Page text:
Tall Cedars of Lebanon – Sidonian Degree

Adopted by the Supreme Forest, 1921

General Directions
This is the amusing and funny section of our work, and anything that is calculated to add to the sport of the occasion is permitted. But strict care should be taken that nothing indecent or obscene be introduced. There is abundant opportunity for ‘clean, wholesome fun, without descending to coarseness and vulgarity. Tall Cedarism stands for hearty recreation and genuine diversion of a wholesome character that leaves no nasty taste. While it is true that some of our proceedings are rather uproarious, and could hardly be called dignified, yet we should always keep within such bounds that we need not be ashamed to ask any member of the Fraternity to become a Tall Cedar, because we are afraid he would be offended by the coarseness of the work.
The selected ones should be dressed in grotesque garments, with funny masks, etc., being careful to avoid indecency and vulgarity.
In the stunts, care should be taken not to be too rough and especial watchfulness should be observed in the use of the electric current. Some are physically unable to stand a strong shock, and a serious accident might result which would be a great detriment to Tall Cedarism everywhere.
Although it is neither necessary nor desirable that the Grand Tall Cedar should go upon the floor during the working of the stunts, yet he should exercise a strict oversight upon what is being done, and should promptly check anything which oversteps the proper bounds.
While the stunts are being worked, the members should remain seated, and the floor kept absolutely clear of every one who is not actively engaged in the work.
The Forest is to be carefully instructed that the members are to keep absolute silence during the playing of the slow music at the entrance of the candidates, but as soon as the lively music begins, the noise may break loose and Bedlam can reign until the candidates are halted before the Grand Tall Cedar.
It is very important that the stunts should not be continued too long, or too often repeated. A short, quick, snappy succession of stunts is very funny, but the same stunts over and over become very tiresome to those looking on. Too many different stunts should not be used at one meeting. Don’t show everything you have. Save some for the next time. Simple, home-made stunts are often as successful as the elaborate and expensive ones. Aim for variety and novelty, as the members do not care to see the same old things, meeting after meeting.
Above all, do not keep them going until every one is tired. Many a good meeting has been spoiled by long drills, and long stunts. Quit while they want more, and they will come back to see the rest of it. Ten minutes should be the limit for the drill, and thirty to Forty-five minutes are enough for the stunts. Longer than this is sure to be tiresome to those who are looking on.
Sidonian Degree
The selected ones must be securely hoodwinked. They should have their shoes untied, and be dressed in fantastic costumes, but nothing vulgar or obscene should be allowed. They should be carefully instructed that they are to answer “YOU BET” to the questions asked by the Grand Tall Cedar. Accompanied by the Rangers, and led by the Guide, they shall enter the Forest and march around very slowly to the tune of the Dead March, or a Funeral March, (Chopin’s is suggested). Perfect silence should be kept in the Forest during the slow march. When the line is in front of the Grand Tall Cedar, it shall be halted by the Guide.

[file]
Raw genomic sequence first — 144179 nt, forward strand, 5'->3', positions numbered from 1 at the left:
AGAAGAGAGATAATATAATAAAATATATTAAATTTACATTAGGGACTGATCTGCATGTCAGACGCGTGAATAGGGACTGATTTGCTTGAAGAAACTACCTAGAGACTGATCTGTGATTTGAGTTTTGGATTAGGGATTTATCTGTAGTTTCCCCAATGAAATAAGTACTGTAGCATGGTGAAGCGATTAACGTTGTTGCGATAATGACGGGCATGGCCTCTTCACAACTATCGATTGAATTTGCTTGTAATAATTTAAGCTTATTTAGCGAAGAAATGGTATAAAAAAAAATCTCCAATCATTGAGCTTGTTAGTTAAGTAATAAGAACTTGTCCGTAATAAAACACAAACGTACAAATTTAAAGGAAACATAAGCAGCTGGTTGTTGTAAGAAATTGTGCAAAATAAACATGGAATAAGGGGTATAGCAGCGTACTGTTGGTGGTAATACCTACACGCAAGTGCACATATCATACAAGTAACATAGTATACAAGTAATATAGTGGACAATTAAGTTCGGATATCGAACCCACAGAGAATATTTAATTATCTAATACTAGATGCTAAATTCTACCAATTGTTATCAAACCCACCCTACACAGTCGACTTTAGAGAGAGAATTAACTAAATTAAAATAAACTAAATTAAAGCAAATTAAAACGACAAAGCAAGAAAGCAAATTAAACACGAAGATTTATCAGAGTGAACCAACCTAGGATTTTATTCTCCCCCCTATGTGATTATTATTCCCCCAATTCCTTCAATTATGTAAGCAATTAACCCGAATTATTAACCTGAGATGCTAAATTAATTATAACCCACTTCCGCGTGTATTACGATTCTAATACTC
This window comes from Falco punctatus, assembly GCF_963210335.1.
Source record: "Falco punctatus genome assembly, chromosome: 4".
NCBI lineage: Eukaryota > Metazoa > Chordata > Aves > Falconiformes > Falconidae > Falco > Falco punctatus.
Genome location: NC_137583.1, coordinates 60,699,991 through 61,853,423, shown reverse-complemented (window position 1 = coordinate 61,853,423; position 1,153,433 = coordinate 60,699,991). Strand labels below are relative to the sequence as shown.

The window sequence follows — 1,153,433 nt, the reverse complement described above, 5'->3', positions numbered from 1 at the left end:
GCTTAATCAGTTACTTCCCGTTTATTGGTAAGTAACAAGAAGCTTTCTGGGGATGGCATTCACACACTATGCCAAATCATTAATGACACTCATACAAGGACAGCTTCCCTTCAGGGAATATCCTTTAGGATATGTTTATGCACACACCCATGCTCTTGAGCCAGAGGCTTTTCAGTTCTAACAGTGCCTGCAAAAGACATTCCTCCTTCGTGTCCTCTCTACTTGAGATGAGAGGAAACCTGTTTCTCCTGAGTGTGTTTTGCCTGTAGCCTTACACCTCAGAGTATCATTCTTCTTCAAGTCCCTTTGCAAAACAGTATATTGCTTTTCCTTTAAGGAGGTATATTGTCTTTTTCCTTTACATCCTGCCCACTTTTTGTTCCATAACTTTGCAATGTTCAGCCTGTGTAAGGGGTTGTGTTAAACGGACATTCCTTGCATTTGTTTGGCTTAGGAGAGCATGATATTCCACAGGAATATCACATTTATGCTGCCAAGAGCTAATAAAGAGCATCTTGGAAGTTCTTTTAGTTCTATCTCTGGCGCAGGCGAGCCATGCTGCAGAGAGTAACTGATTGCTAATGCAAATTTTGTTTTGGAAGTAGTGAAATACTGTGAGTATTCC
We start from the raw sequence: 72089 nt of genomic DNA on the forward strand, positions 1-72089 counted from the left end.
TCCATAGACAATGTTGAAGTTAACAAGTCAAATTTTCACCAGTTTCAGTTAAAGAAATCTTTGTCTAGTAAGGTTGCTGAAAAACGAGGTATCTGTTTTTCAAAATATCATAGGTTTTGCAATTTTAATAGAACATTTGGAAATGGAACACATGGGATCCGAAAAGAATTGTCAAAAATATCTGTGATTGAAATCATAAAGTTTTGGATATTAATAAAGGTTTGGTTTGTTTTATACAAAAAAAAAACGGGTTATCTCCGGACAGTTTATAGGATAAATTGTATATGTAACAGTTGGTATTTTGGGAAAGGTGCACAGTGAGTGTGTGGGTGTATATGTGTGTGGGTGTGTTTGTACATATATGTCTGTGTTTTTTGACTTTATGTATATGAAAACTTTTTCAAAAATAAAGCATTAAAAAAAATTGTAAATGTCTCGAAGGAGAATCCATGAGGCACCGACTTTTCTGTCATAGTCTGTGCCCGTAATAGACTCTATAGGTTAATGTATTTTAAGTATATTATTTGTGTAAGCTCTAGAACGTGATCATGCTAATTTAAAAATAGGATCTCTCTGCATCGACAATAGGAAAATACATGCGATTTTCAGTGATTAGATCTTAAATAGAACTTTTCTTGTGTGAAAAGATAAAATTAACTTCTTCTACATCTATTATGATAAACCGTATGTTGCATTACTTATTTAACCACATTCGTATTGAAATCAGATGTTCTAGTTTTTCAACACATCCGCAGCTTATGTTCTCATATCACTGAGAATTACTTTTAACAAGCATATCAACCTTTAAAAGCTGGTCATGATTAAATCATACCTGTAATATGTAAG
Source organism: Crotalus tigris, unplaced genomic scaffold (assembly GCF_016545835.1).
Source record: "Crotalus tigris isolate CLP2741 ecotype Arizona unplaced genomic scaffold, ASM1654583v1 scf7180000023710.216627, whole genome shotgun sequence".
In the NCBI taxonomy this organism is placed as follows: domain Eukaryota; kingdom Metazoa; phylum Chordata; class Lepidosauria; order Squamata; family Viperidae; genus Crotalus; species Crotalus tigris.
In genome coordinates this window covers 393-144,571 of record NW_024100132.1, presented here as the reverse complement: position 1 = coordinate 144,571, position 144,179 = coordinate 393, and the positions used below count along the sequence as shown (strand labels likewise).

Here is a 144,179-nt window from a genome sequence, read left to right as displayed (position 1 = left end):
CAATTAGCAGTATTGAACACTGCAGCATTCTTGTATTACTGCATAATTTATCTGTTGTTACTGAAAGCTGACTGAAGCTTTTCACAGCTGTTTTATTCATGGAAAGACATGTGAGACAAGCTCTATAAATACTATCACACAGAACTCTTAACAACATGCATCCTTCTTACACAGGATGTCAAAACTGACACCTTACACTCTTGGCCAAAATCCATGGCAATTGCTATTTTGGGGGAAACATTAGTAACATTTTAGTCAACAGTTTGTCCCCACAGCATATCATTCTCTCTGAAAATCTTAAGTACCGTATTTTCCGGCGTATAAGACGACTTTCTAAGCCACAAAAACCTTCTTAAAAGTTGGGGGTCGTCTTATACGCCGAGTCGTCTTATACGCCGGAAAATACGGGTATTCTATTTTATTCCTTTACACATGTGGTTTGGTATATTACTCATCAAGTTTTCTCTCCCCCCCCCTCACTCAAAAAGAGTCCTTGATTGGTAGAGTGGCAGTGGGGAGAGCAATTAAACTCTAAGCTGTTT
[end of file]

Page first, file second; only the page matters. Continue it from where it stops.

GRAND TALL CEDAR, in slow and solemn tones: Brother Guide, what is the meaning of this funeral procession? What is the reason for this solemn, doleful music?
GUIDE: Grand Tall Cedar, there is a meaning and a good reason. I know of no other appropriate manner to bring them in, for they are dead ones.
GRAND TALL CEDAR: Alas, it is too true. They look like dead ones. They walk like dead ones. They are dead ones. And although we hate to do it, it is our manifest duty to put some new life into these dead bones. Brother Guide, lead them on again,. and see if you can bring them back to life.
Lively music begins,—like “Hot Time in the Old Town”—and the candidates are hurried around the Forest at a lively gait, amid great noise and cries of “Step High,” etc. When they are in front of the G. T. C. they are halted again.
GUIDE, in solemn tones: Take off your shoes, lest you defile this venerable Lodge of Sidonians.
Shoes are taken off and thrown in a heap in the center of the Lodge. If it is thought best, especially in the winter season, taking off the shoes may be omitted. The candidates shall then be placed in line before the Grand Tall Cedar who shall say: Brother Guide, where did you gather up this collection of bums and ragamuffins? Why have you dared to bring these hoboes and degenerates into this venerable Lodge of Sidonians?
GUIDE: Grand Tall Cedar, I know that their appearance is forbidding, and that they do not look like brothers, but I can assure you that these are Tall Cedars, who desire to be instructed in the secrets of the Sidonians, and to learn the skill to hew timber.